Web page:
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Growing up at the tail end of the millennial generation resulted in me hearing many of the typical conventional pearls of wisdom regarding video games, social media, and the internet. One of the most common quibbles mentioned is people’s attention span today. It seems like no one can sit still anymore.

Whether our phones are pinging with notifications or the thousands of unread emails, there is a vast competition for our most valuable asset: our time.

Society often laments its loss of focus. Most people forget that they traded hyper-focus for hyper-processing information. Thanks to the internet, The abundance of information has bombarded everyone with flashy videos and zinger articles. People will often bounce from article to article, skipping anything that does not hold their attention.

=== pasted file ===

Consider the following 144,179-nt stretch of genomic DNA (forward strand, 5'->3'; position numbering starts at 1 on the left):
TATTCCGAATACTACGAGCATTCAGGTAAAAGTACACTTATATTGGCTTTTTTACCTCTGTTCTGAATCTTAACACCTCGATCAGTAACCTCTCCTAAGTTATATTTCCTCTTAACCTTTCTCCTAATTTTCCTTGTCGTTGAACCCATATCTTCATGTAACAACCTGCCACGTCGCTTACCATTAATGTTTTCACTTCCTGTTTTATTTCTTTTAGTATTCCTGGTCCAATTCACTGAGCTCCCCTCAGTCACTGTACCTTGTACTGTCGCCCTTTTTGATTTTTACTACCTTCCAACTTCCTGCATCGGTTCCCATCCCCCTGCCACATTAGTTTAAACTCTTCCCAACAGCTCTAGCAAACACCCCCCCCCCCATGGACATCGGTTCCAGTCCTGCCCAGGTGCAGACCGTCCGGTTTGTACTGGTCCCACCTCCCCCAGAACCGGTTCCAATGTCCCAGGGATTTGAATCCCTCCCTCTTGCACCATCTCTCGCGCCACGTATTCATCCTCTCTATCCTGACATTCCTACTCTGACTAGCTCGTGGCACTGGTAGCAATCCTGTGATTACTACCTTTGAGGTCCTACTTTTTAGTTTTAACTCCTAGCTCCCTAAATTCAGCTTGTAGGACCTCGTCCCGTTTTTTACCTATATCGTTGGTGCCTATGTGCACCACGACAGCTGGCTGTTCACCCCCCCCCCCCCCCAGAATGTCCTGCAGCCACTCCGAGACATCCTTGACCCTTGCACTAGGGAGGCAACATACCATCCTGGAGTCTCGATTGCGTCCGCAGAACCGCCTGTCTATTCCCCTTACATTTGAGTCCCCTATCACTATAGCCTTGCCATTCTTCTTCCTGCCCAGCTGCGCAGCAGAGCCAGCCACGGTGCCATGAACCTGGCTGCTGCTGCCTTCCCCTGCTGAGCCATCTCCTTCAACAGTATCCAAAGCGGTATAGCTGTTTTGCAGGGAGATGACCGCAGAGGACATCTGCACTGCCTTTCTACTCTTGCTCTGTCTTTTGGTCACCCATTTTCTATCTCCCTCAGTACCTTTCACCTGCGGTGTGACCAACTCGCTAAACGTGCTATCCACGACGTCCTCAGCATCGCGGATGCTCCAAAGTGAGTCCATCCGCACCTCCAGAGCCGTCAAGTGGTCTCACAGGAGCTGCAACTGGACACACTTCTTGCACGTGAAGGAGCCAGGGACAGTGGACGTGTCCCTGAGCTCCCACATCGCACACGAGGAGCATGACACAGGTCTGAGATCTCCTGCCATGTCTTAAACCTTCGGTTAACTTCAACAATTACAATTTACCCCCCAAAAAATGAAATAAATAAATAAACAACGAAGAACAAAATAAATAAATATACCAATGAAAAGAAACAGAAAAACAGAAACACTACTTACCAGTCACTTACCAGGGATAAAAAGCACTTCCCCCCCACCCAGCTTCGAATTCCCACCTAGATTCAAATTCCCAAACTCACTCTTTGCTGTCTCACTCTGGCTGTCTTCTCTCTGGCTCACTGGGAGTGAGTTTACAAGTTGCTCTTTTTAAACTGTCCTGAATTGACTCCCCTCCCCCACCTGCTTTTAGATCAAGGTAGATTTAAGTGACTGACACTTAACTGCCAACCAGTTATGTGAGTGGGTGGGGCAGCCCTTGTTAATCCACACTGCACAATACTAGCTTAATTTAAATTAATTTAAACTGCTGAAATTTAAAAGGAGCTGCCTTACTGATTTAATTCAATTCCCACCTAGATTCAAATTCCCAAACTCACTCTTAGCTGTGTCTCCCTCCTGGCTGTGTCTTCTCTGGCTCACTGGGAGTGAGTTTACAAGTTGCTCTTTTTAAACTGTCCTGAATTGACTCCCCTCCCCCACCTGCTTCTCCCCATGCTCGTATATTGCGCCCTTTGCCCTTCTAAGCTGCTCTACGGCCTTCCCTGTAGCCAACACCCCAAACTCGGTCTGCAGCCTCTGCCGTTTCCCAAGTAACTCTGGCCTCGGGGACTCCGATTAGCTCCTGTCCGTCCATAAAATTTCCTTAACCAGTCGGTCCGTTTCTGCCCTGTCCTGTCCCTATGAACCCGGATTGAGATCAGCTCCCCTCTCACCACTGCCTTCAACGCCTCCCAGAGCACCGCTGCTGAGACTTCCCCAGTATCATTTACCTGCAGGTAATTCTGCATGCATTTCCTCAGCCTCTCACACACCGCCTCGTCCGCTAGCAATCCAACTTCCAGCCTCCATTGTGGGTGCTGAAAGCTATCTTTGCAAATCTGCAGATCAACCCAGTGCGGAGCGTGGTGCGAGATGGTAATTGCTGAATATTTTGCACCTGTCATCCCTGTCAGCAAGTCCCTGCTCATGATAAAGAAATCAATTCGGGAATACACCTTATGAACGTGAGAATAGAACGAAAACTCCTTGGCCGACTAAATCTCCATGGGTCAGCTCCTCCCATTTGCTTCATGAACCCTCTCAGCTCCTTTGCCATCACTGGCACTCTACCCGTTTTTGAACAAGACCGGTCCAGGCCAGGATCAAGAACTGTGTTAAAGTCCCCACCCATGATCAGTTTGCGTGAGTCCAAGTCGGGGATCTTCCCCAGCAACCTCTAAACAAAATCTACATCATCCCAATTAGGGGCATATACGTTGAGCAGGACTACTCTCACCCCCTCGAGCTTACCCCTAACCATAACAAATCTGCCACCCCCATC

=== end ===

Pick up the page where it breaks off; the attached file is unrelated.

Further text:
Business executives are no different.

Your executive summary is the first thing your audience will see once they open your financial white paper. When your audience reads your executive summary, they filter your white paper by asking a few questions.

Is this financial white paper worth my time, or does it belong in the trash?

Does this white paper address an issue that relates to me?

Is a solution provided, or is this a sales pitch?

Will I be able to take actionable steps after reading this paper?

Some marketing executives might argue that an executive summary is optional. However, they forget to put themselves in the shoes of their target audience. The reader will determine if the white paper is worth their time, regardless of whether there is an executive summary.

The difference lies in how they find their answer.